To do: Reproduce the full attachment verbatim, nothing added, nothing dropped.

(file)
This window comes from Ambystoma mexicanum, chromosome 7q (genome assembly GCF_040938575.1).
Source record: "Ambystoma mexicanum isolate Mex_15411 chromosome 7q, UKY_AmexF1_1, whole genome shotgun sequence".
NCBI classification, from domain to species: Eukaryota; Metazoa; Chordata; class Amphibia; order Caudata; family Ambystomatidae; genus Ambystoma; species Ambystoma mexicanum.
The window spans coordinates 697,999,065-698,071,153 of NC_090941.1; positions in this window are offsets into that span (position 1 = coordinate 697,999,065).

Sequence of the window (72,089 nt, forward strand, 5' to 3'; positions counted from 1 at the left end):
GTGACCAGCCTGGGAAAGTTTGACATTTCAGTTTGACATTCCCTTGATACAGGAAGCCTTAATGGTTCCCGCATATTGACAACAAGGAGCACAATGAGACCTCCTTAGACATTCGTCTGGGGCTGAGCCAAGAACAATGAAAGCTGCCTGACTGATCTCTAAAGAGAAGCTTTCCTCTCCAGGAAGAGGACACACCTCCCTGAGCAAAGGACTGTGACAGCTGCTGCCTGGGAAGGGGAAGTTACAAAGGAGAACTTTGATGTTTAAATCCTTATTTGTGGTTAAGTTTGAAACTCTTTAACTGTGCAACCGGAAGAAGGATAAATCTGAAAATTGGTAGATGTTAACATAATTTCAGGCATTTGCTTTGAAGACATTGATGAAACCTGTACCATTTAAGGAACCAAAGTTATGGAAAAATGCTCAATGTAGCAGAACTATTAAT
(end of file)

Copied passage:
This window comes from Ambystoma mexicanum, chromosome 7q (genome assembly GCF_040938575.1).
Source record: "Ambystoma mexicanum isolate Mex_15411 chromosome 7q, UKY_AmexF1_1, whole genome shotgun sequence".
NCBI classification, from domain to species: Eukaryota; Metazoa; Chordata; class Amphibia; order Caudata; family Ambystomatidae; genus Ambystoma; species Ambystoma mexicanum.
The window spans coordinates 697,999,065-698,071,153 of NC_090941.1; positions in this window are offsets into that span (position 1 = coordinate 697,999,065).

Sequence of the window (72,089 nt, forward strand, 5' to 3'; positions counted from 1 at the left end):
GTGACCAGCCTGGGAAAGTTTGACATTTCAGTTTGACATTCCCTTGATACAGGAAGCCTTAATGGTTCCCGCATATTGACAACAAGGAGCACAATGAGACCTCCTTAGACATTCGTCTGGGGCTGAGCCAAGAACAATGAAAGCTGCCTGACTGATCTCTAAAGAGAAGCTTTCCTCTCCAGGAAGAGGACACACCTCCCTGAGCAAAGGACTGTGACAGCTGCTGCCTGGGAAGGGGAAGTTACAAAGGAGAACTTTGATGTTTAAATCCTTATTTGTGGTTAAGTTTGAAACTCTTTAACTGTGCAACCGGAAGAAGGATAAATCTGAAAATTGGTAGATGTTAACATAATTTCAGGCATTTGCTTTGAAGACATTGATGAAACCTGTACCATTTAAGGAACCAAAGTTATGGAAAAATGCTCAATGTAGCAGAACTATTAAT